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Alexander Berkman
A 42-year-old man wearing a bowtie and suit leans over a desk as he writes
Alexander Berkman, September 1912
Ovsei Osipovich Berkman

(1870-11-21)November 21, 1870
Vilnius, Vilna Governorate, Russian Empire
Died June 28, 1936(1936-06-28) (aged 65)
Nice, France
Burial place Cochez Cemetery, Nice, France
  • Writer
  • Anti-war and political activist
Family Mark Natanson (uncle)
Alexander Berkman signature.jpg

Alexander Berkman (November 21, 1870 – June 28, 1936) was a Russian-American anarchist and author. He was a leading member of the anarchist movement in the early 20th century, famous for both his political activism and his writing.


Berkman was born into a wealthy Jewish family in Vilna in the Russian Empire (present-day Vilnius, Lithuania). He was the youngest of four children born into a well-off Lithuanian Jewish family. Berkman's father, Osip Berkman, was a successful leather merchant, and his mother, Yetta Berkman (née Natanson), came from a prosperous family.

In 1877, Osip Berkman was granted the right, as a successful businessman, to move from the Pale of Settlement to which Jews were generally restricted in the Russian Empire. The family moved to Saint Petersburg, a city previously off-limits to Jews. There, Ovsei adopted the more Russian name Alexander; he was known among family and friends as Sasha, a diminutive for Alexander. The Berkmans lived comfortably, with servants and a summer house. Berkman attended the gymnasium, where he received a classical education with the youth of Saint Petersburg's elite.

Soon after Berkman turned 12, his father died. The business had to be sold, and the family lost the right to live in Saint Petersburg. Yetta moved the family to Kovno, where her brother Nathan lived. Berkman had shown great promise as a student at the gymnasium, but his studies began to falter as he spent his time reading novels. Soon, Berkman joined a group at school that was reading and discussing revolutionary literature, which was prohibited under the new tsar, Alexander III. He distributed banned material to other students and wrote some radical tracts of his own, which he printed using supplies pilfered from the school.

Berkman's mother died in 1887, and his uncle Nathan Natanson became responsible for him. Berkman had contempt for Natanson for his desire to maintain order and avoid conflict. Natanson could not understand what Berkman found appealing in his radical ideas, and he worried that Berkman would bring shame to the family. Late that year, Berkman was caught stealing copies of the school exams and bribing a handyman. He was expelled.

Berkman decided to emigrate to the United States. When his brother left for Germany in early 1888 to study medicine, Berkman took the opportunity to accompany him and from there made his way to New York City.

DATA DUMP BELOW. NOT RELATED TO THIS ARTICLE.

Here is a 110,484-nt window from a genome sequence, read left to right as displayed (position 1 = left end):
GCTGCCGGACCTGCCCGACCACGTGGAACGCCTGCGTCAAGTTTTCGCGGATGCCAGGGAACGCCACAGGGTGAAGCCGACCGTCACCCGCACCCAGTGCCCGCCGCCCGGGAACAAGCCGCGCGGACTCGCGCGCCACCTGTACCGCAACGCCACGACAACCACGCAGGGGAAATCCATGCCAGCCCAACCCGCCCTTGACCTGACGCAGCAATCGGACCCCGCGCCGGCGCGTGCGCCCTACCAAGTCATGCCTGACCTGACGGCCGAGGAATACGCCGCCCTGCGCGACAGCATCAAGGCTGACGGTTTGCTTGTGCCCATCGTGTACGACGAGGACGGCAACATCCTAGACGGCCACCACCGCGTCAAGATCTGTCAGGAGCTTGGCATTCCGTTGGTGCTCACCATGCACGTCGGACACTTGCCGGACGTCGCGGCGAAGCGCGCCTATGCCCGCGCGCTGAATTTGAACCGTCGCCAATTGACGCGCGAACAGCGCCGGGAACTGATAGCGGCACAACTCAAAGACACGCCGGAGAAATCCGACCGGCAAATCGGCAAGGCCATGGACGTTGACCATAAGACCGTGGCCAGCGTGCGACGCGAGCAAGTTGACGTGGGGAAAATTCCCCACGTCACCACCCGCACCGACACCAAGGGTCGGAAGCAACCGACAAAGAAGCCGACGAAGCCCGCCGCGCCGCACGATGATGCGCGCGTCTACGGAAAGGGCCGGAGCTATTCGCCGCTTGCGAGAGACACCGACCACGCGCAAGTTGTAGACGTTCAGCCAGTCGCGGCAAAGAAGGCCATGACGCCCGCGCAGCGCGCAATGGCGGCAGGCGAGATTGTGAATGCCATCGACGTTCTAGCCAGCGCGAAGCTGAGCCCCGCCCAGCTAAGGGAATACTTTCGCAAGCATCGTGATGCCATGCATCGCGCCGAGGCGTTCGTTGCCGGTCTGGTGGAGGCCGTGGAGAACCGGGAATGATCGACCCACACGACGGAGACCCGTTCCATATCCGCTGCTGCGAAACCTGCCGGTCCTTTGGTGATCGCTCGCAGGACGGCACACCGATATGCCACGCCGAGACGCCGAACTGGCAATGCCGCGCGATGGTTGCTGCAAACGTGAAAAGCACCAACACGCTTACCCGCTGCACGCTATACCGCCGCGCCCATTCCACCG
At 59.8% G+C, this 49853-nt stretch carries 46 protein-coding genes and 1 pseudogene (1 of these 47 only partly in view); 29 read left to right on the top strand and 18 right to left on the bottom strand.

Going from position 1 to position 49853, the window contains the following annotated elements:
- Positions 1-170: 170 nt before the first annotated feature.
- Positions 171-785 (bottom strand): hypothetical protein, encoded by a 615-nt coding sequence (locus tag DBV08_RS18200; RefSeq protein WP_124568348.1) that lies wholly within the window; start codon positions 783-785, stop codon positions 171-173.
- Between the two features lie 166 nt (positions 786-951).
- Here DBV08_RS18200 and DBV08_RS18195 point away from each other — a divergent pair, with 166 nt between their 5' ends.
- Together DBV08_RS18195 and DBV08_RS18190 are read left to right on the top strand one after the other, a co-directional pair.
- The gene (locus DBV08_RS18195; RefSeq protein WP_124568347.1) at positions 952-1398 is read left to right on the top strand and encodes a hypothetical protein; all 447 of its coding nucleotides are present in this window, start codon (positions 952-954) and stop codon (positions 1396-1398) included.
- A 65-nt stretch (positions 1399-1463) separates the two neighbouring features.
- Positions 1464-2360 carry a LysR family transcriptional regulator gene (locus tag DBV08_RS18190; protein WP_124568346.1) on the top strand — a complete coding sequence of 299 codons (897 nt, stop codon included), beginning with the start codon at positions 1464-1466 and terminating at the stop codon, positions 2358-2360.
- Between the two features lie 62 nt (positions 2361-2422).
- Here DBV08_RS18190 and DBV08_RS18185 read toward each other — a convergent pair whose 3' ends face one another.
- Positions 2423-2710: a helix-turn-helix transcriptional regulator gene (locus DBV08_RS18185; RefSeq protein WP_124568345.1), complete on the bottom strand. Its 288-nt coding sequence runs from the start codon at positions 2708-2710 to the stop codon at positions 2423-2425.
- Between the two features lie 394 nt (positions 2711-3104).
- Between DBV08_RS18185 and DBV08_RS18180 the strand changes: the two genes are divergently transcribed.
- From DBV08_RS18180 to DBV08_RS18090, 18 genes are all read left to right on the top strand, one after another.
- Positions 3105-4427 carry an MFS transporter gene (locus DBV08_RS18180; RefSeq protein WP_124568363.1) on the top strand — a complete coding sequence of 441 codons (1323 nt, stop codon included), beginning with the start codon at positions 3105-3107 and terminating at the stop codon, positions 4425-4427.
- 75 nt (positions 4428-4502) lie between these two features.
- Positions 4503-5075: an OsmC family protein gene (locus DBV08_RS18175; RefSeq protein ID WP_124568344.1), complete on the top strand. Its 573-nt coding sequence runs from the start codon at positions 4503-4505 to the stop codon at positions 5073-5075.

In New York City he became involved in the anarchist movement. He was the lifelong friend of anarchist Emma Goldman. In 1892, undertaking an act of propaganda of the deed, Berkman made an unsuccessful attempt to assassinate businessman Henry Clay Frick during the Homestead strike, for which he served 14 years in prison. His experience in prison was the basis of his first book, Prison Memoirs of an Anarchist.

After his release from prison, Berkman served as editor of Goldman's anarchist journal, Mother Earth, and later established his own journal, The Blast. In 1917, Berkman and Goldman were sentenced to two years in jail for conspiracy against the newly instated draft. After their release from prison, they were arrested—along with hundreds of others—and deported to Russia. Initially supportive of that country's Bolshevik revolution, Berkman and Goldman soon became disillusioned, voicing their opposition to the Soviets' use of terror after seizing power and their repression of fellow revolutionaries. They left the Soviet Union in late 1921, and in 1925 Berkman published a book about his experiences, The Bolshevik Myth.

While living in France, Berkman continued his work in support of the anarchist movement, producing the classic exposition of anarchist principles, Now and After: The ABC of Communist Anarchism.

Berkman spent his last years eking out a precarious living as an editor and translator. He and his companion, Emmy Eckstein, relocated frequently within Nice in search of smaller and less expensive quarters. Aronstam, who had changed his name to Modest Stein and attained success as an artist, became a benefactor, sending Berkman a monthly sum to help with expenses. In the 1930s his health began to deteriorate, and he underwent two unsuccessful operations for a prostate condition in early 1936. After the second surgery, he was bed-ridden for months. In constant pain, forced to rely on the financial help of friends and dependent on Eckstein's care, Berkman decided to take his own life. He died on June 28, 1936.

Goldman made funeral arrangements for Berkman. It had been his desire to be cremated and have his ashes buried in Waldheim Cemetery in Chicago, near the graves of the Haymarket defendants who had inspired him, but she could not afford the expense. Instead, Berkman was buried in a common grave in Cochez Cemetery in Nice.

Berkman died weeks before the start of the Spanish Revolution, modern history's clearest example of an anarcho-syndicalist revolution. In July 1937, Goldman wrote that seeing his principles in practice in Spain "would have rejuvenated [Berkman] and given him new strength, new hope. If only he had lived a little longer!"

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